Archive - August 27, 2012

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In Case You Haven't Seen Director Williams' Letter of Resignation
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Winner of the 2011 Paul Cowan Non-Fiction Award — Kevin G. Lowther (Sierra Leone 1963-65)
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Danger: Transitions – Continued : IGO comments on Political Appointees

In Case You Haven't Seen Director Williams' Letter of Resignation

August 21, 2012 Dear Colleagues: For the past three years, I have had the privilege to lead one of the most beloved and valued agencies in the United States federal government.  It has been a distinct honor to serve as the Director of the Peace Corps in President Obama’s Administration and to further his policy of broader global engagement.  That is why it is with a heavy heart that I announce my decision to step down as Peace Corps Director effective September 17, 2012. This has been a difficult choice because serving in this position has been the highlight of my public service career.  It has brought my personal journey in government full circle – from Peace Corps Volunteer to Director.   It is time, however, for me to shift my focus to my family. It has been an honor to lead an outstanding team who support our remarkable Volunteers day . . .

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Winner of the 2011 Paul Cowan Non-Fiction Award — Kevin G. Lowther (Sierra Leone 1963-65)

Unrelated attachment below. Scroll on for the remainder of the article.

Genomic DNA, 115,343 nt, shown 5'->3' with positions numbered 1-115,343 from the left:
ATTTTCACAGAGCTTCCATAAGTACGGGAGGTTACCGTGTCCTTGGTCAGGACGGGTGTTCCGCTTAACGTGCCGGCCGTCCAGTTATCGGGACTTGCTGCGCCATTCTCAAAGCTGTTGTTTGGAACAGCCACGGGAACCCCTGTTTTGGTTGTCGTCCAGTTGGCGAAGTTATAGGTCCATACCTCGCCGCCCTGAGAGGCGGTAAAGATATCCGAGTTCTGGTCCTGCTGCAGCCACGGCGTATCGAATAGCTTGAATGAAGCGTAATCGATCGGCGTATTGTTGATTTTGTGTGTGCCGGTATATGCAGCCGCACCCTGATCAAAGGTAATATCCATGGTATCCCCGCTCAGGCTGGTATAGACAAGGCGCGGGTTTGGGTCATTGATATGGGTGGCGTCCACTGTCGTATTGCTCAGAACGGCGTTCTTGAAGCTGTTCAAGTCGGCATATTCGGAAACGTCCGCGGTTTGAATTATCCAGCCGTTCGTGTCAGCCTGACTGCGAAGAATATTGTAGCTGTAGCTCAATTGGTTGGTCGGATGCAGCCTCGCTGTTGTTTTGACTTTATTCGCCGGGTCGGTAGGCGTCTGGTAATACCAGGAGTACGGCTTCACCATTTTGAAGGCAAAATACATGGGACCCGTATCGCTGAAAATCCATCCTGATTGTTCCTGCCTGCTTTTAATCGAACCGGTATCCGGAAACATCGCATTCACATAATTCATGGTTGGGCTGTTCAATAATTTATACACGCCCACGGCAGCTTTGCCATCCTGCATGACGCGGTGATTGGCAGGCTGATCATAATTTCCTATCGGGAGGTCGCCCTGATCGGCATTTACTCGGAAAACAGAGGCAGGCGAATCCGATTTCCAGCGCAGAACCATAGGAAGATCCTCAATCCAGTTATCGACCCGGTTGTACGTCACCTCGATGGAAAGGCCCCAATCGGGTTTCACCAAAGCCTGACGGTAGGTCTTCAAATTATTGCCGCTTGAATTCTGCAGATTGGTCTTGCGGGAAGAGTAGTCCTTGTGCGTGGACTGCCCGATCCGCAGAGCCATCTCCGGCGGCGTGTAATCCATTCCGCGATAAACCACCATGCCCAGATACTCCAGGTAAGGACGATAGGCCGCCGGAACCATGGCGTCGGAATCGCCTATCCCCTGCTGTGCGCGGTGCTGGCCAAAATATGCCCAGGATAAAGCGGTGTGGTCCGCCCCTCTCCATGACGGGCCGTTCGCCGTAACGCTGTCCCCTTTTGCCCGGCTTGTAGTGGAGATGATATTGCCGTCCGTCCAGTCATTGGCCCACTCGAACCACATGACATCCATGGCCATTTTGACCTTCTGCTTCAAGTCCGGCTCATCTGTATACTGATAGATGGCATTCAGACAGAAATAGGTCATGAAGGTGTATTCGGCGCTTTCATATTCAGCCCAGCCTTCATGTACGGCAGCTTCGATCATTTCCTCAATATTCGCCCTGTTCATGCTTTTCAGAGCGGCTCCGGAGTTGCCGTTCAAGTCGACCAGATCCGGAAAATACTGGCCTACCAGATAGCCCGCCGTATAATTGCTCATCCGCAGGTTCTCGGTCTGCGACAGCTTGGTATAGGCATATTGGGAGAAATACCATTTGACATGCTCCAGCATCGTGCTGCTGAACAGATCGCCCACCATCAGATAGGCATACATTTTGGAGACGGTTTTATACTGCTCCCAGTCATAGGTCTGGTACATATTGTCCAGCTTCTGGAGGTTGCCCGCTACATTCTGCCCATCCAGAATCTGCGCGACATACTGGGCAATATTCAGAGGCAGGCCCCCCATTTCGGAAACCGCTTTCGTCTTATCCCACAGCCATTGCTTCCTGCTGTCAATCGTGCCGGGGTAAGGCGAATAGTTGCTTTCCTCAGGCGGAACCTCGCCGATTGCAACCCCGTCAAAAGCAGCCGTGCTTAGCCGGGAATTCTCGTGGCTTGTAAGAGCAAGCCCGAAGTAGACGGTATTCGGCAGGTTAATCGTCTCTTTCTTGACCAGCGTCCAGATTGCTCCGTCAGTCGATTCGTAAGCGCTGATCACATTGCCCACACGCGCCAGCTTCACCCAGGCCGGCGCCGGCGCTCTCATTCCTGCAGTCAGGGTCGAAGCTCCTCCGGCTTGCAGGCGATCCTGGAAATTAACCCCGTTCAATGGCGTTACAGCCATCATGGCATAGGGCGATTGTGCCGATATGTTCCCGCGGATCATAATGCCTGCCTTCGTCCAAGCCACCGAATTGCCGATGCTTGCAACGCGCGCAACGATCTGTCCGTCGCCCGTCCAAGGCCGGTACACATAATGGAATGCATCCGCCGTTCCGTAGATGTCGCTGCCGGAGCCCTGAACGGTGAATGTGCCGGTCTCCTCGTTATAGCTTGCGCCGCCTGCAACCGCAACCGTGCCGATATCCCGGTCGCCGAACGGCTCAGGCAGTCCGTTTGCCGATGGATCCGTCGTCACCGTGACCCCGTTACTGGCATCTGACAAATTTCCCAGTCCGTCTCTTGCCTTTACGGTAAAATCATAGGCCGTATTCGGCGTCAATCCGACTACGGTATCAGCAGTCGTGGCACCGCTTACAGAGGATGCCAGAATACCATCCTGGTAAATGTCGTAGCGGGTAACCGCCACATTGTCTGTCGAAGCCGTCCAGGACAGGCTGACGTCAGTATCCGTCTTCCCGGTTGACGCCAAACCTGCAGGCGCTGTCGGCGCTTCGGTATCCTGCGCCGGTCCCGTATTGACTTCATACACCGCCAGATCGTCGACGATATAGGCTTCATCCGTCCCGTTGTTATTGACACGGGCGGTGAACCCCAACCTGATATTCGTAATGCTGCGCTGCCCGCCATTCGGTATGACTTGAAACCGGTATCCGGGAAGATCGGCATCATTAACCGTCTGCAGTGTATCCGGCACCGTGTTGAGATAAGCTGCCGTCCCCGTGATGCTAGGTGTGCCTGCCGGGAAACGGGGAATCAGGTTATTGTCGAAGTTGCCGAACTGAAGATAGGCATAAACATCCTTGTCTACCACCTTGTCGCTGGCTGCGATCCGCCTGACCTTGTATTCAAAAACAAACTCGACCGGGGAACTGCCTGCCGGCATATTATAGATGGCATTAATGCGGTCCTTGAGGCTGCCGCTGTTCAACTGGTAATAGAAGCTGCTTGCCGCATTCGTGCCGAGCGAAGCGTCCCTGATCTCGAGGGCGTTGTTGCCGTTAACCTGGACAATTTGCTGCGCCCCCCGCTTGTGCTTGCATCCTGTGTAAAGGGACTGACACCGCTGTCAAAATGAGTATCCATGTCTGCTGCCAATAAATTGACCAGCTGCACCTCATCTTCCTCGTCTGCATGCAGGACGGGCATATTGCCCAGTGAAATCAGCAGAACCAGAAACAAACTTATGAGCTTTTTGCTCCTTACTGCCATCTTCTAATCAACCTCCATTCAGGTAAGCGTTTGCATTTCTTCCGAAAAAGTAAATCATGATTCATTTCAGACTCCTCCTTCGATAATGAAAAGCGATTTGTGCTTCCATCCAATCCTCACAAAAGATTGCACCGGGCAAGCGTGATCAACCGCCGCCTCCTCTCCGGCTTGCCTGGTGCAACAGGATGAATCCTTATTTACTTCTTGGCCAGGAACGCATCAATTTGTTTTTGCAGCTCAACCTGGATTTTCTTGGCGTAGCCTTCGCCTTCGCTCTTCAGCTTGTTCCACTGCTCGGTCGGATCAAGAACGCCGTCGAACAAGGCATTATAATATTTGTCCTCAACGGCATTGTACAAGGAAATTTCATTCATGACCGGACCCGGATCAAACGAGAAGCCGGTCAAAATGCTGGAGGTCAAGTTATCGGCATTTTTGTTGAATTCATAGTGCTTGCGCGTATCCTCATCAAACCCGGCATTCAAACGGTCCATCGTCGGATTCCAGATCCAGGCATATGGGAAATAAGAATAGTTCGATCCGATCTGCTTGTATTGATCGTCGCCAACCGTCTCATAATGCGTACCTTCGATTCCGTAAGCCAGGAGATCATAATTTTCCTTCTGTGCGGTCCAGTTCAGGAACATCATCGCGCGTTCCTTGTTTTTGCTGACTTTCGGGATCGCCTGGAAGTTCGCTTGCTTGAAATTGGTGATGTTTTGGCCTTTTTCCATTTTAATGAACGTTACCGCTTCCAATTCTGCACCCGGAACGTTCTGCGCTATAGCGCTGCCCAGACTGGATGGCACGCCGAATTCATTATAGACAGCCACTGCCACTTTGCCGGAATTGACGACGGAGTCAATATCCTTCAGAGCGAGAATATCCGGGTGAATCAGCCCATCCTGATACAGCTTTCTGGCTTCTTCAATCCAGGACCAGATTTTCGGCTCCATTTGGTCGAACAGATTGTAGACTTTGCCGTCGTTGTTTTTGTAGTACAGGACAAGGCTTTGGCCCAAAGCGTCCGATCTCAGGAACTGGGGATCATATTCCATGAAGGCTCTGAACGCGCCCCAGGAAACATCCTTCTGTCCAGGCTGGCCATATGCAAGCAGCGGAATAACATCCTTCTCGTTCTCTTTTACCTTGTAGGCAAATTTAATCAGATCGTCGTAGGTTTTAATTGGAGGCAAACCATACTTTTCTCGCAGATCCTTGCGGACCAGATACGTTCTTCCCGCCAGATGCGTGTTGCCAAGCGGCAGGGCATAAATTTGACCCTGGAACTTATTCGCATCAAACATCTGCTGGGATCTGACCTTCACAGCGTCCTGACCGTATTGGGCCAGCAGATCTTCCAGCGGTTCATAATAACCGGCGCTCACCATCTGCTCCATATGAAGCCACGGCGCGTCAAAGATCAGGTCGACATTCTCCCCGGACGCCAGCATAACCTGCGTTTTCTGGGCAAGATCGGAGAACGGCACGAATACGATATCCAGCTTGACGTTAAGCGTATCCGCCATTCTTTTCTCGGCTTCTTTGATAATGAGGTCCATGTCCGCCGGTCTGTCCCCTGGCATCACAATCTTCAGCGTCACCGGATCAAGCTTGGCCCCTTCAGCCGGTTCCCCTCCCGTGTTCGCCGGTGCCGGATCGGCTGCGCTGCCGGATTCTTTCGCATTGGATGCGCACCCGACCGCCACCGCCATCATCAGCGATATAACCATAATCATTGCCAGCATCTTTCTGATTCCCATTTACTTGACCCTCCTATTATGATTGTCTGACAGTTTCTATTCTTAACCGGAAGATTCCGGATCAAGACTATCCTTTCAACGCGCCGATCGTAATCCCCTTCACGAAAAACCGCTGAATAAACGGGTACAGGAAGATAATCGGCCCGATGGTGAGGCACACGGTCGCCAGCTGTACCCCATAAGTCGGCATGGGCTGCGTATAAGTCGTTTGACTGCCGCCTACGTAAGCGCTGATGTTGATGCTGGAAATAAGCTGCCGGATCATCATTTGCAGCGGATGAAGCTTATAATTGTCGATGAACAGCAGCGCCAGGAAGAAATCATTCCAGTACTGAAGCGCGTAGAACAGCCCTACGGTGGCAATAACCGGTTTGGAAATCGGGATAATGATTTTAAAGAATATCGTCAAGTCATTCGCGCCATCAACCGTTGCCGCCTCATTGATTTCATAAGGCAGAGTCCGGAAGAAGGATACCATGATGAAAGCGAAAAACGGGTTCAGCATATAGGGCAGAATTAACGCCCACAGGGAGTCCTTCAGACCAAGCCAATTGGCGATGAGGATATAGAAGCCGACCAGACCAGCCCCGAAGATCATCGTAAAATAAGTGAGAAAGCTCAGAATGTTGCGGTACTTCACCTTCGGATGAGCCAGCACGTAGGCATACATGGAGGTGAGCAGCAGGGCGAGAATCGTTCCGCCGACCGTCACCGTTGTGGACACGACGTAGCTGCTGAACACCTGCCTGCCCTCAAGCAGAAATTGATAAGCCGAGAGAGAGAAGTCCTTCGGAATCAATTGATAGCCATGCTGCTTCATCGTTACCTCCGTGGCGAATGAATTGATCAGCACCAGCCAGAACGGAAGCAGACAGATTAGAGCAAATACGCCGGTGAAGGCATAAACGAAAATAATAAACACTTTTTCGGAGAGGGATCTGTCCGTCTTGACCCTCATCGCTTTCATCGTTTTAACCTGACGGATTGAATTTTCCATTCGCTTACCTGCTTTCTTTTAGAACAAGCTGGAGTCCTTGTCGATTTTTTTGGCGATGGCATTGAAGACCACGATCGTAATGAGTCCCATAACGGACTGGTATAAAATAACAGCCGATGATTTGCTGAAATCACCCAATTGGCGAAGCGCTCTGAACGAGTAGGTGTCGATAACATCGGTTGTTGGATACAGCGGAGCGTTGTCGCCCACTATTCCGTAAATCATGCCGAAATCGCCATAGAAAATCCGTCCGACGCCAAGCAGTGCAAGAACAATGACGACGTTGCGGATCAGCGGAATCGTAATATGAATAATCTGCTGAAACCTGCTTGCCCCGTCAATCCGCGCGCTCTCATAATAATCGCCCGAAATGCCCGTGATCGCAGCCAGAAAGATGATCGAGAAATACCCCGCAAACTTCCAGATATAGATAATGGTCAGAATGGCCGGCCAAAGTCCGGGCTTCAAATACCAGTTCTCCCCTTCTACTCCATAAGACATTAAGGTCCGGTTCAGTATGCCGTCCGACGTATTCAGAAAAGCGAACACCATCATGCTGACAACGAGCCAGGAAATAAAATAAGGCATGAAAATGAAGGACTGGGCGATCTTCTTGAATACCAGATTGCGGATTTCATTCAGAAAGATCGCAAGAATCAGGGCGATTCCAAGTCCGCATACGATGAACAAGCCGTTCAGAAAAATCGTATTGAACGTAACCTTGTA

Winner of the 2011 Paul Cowan Non-Fiction Award is Kevin G. Lowther (Sierra Leone 1963-65) author of The African-American Odyssey of John Kizell: A South Carolina Slave Returned to Fight the Slave Trade in His African Homeland. Winners  of the Peace Corps Writers Awards receive a certificate and small cash award. Kevin Lowther served as a Peace Corps Volunteer in Sierra Leone (1963–65), teaching African and world history at West Africa’s oldest secondary school in Freetown. He spent the next six years with the Peace Corps in various capacities: trainer, campus recruiter, public information officer (in charge of a news service targeted at college students), desk officer for programs in Southern Africa and manager of an office to support volunteerism among former PCVs. He also was in charge of Volunteers to America — the “reverse” Peace Corps program-during its final year of operation. In 1971, Lowther worked with C. Payne . . .

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Danger: Transitions – Continued : IGO comments on Political Appointees

The recently published Inspector General’s Report, Final Evaluation Report: Impacts of the Five-Year Rule on Operations of the  Peace Corps (IG-12-05-E)  focused on the problems caused by the so-called Five Year Rule.  But the report did acknowledge the effect of the Peace Corps’ political appointment structure. I think the observations are critically important. Do you?  From the IGO report: Staffs’ concerns regarding the Peace Corps’ political appointment structure Throughout the course of this evaluation many interviewees expressed their beliefs and attitudes regarding the effect that political appointees, particularly appointees with no previous Peace Corps experience, were having on the operations of the agency. Many respondents insisted that it was important for our evaluation to consider the combined effect on the agency’s operations of constant staff turnover and the agency’s political appointment structure. The commonly expressed reasoning respondents articulated was that these two features of the agency’s personnel structure—high turnover created by . . .

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